When it comes to love, everyone seems to have an opinion about this most profound and mysterious of experiences. Often, our perspectives about the nature of love and relationships are unspoken, remaining in the recesses of our mind. But whether you are aware of your views on romantic love or not, your love-perspective can have a big impact on your marriage/relationship.
Let’s turn our attention to two major viewpoints on love and romantic relationships—as you read on, see if your particular love-perspective is captured below.
Two Perspectives On Love And Relationships (Which do you hold?)
1) The Romantic (The “We’re Soulmates, We Were Meant To Be Together” View)
“Love is an endless mystery, for it has nothing else to explain it.” ~Rabindranath Tagore
There are several assumptions that underlie the romantic view of love. Central to this viewpoint is that everyone has a “soulmate” out there in the universe, just waiting to be discovered. Therefore, your job is to somehow find Mr./Ms. Right, and once this occurs, you should be all set for a lifetime of joy in the love arena.
In this view, correct partner-choice is central to lasting love.
The power of this perspective is that it creates a deep sense of connection, a heady experience of “us-ness” that stems from the remarkable good fortune of finding your soulmate out of the hordes of people in the universe. Feelings of gratitude may exist, as well as a powerful sense that your love is incomparable to the rest of us mortals, especially in light of the divorce and breakup rates that befall the masses. This sense of elevated specialness imbues love with a powerful transcendent quality.
The downfall of this perspective is that once your relationship hits a rough patch (or series of rough patches—which, of course, it will), it’s easy to conclude that you were simply mistaken about finding your soulmate and that, sadly, you’ve actually ended up with “Mr./Ms. Wrong.” To make sense of such a troubling turn of events, it’s easy to conclude that your spouse/partner somehow masked his/her true self and therefore the entire love-experience was nothing more than a charade. Two options exist at this point: bite the bullet and stay with Mr./Ms. Wrong or end the relationship and restart the search for your “real” soulmate.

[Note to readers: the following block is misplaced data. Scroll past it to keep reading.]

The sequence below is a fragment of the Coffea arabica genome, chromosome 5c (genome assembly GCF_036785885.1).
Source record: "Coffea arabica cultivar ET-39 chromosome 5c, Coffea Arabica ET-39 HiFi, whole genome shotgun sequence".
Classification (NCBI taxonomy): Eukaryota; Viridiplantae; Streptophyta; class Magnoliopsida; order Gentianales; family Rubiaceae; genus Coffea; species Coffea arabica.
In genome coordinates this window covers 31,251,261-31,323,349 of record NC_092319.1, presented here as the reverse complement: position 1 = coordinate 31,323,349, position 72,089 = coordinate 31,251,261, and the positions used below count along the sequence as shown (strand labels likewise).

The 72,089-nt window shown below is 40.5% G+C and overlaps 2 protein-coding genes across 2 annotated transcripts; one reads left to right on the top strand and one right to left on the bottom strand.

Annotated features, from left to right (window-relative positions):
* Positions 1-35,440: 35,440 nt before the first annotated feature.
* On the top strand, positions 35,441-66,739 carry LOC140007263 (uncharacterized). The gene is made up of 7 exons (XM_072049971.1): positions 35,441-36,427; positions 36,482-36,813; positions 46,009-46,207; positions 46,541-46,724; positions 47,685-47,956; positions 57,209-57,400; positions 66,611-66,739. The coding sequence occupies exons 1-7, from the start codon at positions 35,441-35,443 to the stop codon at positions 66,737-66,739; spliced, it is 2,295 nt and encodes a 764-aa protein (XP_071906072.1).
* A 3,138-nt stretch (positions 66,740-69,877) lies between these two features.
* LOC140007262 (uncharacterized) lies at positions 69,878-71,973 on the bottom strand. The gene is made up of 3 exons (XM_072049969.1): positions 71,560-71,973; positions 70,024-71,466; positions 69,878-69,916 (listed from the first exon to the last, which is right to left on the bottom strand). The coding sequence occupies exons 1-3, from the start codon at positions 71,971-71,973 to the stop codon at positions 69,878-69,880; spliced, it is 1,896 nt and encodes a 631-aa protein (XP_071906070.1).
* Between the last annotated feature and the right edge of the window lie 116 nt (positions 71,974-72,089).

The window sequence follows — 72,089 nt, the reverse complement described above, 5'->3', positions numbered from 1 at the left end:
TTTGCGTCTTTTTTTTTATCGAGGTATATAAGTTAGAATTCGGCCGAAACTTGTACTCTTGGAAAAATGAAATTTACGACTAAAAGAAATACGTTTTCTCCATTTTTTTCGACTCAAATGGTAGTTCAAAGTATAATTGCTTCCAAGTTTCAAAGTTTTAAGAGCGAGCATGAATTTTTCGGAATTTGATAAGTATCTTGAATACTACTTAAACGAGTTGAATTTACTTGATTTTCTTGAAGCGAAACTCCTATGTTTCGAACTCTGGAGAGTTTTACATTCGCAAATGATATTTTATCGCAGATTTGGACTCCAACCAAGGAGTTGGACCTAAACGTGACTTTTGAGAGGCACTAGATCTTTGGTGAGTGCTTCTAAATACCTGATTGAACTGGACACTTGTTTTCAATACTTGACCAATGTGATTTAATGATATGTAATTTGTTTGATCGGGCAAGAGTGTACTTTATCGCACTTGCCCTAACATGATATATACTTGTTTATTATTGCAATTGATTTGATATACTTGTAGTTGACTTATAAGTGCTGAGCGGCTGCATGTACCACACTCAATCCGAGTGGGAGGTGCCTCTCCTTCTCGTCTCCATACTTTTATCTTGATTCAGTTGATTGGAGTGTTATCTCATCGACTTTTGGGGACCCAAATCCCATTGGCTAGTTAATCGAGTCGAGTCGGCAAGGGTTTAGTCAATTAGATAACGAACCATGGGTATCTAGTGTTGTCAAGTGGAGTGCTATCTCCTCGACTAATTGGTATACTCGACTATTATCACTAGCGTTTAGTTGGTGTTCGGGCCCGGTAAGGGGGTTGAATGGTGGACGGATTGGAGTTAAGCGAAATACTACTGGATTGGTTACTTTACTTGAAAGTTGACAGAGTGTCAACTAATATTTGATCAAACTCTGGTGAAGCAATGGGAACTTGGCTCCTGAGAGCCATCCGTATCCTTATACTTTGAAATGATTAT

2) The Pragmatist (The “Let’s Fight To Make Our Relationship Work” View)
“When I look back over our marriage, it’s obvious it took both effort and love.” ~ Barbara, married thirty-two years
In this view of love, relationships are like airplanes: You can be lifted up to amazing heights and brought to places you only imagined existed, but sooner or later there will be turbulence and the plane will need to make regular landings in order to refuel and receive maintenance.
In this view, hard work and stick-to-itiveness are central to lasting love.
The power of this perspective is that little is left to chance. There are no assumptions that the relationship will magically take care of itself—and rather than finding Ms./Mr. Right, this view holds that is totally acceptable to end up with “Ms./Mr. Good-Enough.” In this perspective, there is plenty of wiggle room in the relationship (for good and bad, ups and downs, highs and lows) and that it’s up to you and your partner to work at keeping the scales tipped toward the good. Relationship challenges and the mundane are seen as inherent to the process of being in love, and it’s considered a given that a certain amount of elbow grease is required.
The downfall of this perspective occurs when the romantic is taken for granted, always placed on the back burner because of practical considerations. All-encompassing pragmatism can turn love into a series of banal jobs that strangle the emotional richness, spontaneity, and mystery out of romantic love. A relationship that’s reduced to a series of Powerpoint “how to’s” loses it’s vitality and playfulness—the all-encompassing focus on the practical denies the possibility of transcendent experiences that are part of the inexplicable nature of love. Is it fair to say that love cannot (or should not) be fully explained and managed? I guess your answer depends on your love-perspective.
So which category more fully captures your and your partner’s views of love?
Do you value the mysteries of romantic love over practical considerations? Or do you find solace in the pragmatics of managing your marriage/relationship? Is there room for some combination of the romantic and pragmatic in your relationship?
Until next time,
Dr. Rich Nicastro